10136: Ruling on singling out ‘Ali (may Allaah be pleased with him) for the words “May Allaah honour his face”


We often hear and read a phrase used in reference to the cousin of the Messenger of Allaah (peace and blessings of Allaah be upon him), ‘Ali ibn Abi Taalib (may Allaah be pleased with him), which is “karrama Allaahu wajhahu (may Allaah honour his face)”. 
Is it correct to say this?

Praise be to Allaah.  

Ibn Katheer said in his Tafseer (3/517):

This phrase is used a great deal by scribes who are transcribing books in which the phrase “ ‘alayhi al-salaam (upon him be peace) is used in reference to ‘Ali (may Allaah be pleased with him), to the exclusion of other Sahaabah, or the words “karrama Allaahu wajhahu (may Allaah honour his face)” are used. Although the meaning is acceptable, we should respect all the Sahaabah equally in this way, because this is a kind of veneration and honouring, and the two shaykhs [Abu Bakr and ‘Umar] and Ameer al-Mu’mineen ‘Uthmaan are more deserving of that – may Allaah be pleased with them all.

 The following question was submitted to the Standing Committee (3/289):

 Why are the words “karrama Allaahu wajhahu (may Allaah honour his face)” said after mentioning the name of ‘Ali ibn Abi Taalib?

 They answered: 

Saying the words “karrama Allaahu wajhahu (may Allaah honour his face)” after mentioning the name of ‘Ali and singling him out in this manner is one aspect of the way in which the Shi’ah exaggerate about him. It was said that this is because he never looked at the ‘awrah of any person at all, or because he never prostrated to an idol. But this is not something that is unique to him, as other Sahaabah who were born in Islam also shared these characteristics.

 Some of them said that the words “karrama Allaahu wajhahu (may Allaah honour his face)” are only said in reference to ‘Ali because he never prostrated to any idol.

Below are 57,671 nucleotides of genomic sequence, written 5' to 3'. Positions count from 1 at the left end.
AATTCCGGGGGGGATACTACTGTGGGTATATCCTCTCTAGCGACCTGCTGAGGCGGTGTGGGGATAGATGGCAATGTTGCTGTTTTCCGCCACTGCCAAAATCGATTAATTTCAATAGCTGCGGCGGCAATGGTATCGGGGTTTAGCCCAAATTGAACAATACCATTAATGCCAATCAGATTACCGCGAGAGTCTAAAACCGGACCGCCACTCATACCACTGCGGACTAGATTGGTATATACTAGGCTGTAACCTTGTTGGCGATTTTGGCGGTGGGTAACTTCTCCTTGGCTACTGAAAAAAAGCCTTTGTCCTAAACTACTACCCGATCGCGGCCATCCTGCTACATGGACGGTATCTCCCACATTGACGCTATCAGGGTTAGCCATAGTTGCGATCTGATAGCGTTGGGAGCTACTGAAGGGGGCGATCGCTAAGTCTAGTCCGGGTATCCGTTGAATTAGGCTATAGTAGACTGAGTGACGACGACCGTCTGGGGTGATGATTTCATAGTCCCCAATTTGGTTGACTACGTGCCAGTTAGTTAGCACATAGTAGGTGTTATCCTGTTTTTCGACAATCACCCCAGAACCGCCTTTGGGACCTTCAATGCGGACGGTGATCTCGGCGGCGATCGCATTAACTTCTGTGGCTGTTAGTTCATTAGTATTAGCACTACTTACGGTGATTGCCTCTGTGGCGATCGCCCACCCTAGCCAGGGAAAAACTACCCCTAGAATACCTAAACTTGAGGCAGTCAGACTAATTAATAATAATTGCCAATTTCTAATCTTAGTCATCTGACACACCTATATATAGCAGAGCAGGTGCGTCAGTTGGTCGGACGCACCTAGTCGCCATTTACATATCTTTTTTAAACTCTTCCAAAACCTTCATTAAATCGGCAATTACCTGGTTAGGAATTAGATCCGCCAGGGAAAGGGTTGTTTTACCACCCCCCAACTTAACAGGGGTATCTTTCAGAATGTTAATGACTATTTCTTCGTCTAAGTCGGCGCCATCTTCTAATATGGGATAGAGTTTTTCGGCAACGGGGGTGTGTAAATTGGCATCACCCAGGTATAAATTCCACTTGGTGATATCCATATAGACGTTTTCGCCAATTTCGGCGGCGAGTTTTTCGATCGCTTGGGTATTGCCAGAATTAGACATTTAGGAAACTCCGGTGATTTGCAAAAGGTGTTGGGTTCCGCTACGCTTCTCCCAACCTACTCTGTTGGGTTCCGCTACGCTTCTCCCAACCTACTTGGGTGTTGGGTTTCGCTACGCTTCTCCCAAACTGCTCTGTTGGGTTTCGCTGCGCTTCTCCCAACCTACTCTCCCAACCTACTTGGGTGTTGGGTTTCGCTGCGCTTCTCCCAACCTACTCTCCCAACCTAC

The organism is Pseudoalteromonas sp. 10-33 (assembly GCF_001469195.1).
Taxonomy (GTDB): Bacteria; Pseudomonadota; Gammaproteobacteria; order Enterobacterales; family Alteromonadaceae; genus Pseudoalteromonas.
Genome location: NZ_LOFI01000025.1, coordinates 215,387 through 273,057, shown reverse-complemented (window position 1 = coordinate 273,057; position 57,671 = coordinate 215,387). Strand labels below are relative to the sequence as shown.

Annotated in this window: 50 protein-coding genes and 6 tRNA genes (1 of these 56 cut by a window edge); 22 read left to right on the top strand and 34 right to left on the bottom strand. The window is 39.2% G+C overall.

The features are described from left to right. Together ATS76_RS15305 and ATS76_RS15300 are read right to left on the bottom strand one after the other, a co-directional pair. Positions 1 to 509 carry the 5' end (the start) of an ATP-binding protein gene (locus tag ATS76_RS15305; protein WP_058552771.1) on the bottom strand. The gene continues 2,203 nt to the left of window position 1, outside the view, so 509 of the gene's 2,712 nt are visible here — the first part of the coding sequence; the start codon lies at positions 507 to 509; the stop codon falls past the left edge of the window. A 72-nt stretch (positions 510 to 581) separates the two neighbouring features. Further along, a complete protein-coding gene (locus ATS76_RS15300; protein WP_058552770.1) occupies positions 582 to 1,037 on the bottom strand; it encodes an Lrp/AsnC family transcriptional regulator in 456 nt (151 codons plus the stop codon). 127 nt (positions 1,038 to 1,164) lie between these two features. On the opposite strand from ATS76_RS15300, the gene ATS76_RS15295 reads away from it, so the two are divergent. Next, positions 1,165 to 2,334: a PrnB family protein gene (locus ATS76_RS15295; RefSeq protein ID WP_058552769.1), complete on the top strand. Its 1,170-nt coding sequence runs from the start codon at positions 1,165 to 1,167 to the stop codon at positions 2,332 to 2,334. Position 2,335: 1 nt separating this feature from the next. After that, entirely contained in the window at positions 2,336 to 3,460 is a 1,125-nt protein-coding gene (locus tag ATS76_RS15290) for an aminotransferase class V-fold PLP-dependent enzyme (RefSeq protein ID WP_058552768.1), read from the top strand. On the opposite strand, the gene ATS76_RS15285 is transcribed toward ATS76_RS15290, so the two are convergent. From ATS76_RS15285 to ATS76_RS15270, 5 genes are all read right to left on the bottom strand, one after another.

I say: because the Raafidis, the enemies of ‘Ali and the enemies of the family of the Messenger of Allaah (peace and blessings of Allaah be upon him) use this phrase, we should avoid imitating the people of bid’ah (innovation). And Allaah knows best. 

They have reasons for doing that which do not justify singling out ‘Ali for this phrase, such as the fact that he never looked at the ‘awrah of another person, or that he never prostrated to any idol. But those Sahaabah who were born in Islam also share these chracateristics. It should also be noted that when giving any reason it is also essential to offer evidence and proof.

 Note:

 In Musnad Ahmad it is narrated that Abu Sa’eed al-Khudri (may Allaah be pleased with him) said: “The Messenger of Allaah (peace and blessings of Allaah be upon him) took the banner and waved it, then said, ‘Who can take this and give it its due.’ So and so came and said, ‘I will,’ but he said to him, ‘Keep away.’ Then another man came and he said, Keep away.’ Then the Prophet (peace and blessings of Allaah be upon him) said: ‘By the One Who honoured the face of Muhammad, I shall certainly give it to a man who will never flee. Take it, O ‘Ali.”

 In the text of some ahaadeeth, you will find their words – “karrama Allaahu wajhahu (may Allaah honour his face)” – when ‘Ali (may Allaah be pleased with him) is mentioned, but we do not know of this in any marfoo’ report, and it is not known that any of the Sahaabah said these words in reference to ‘Ali, so these may be the words of the scribe.

Mu’jam al-Manaahi al-Lafziyyah by Shaykh Bakr Abu Zayd, p. 454.
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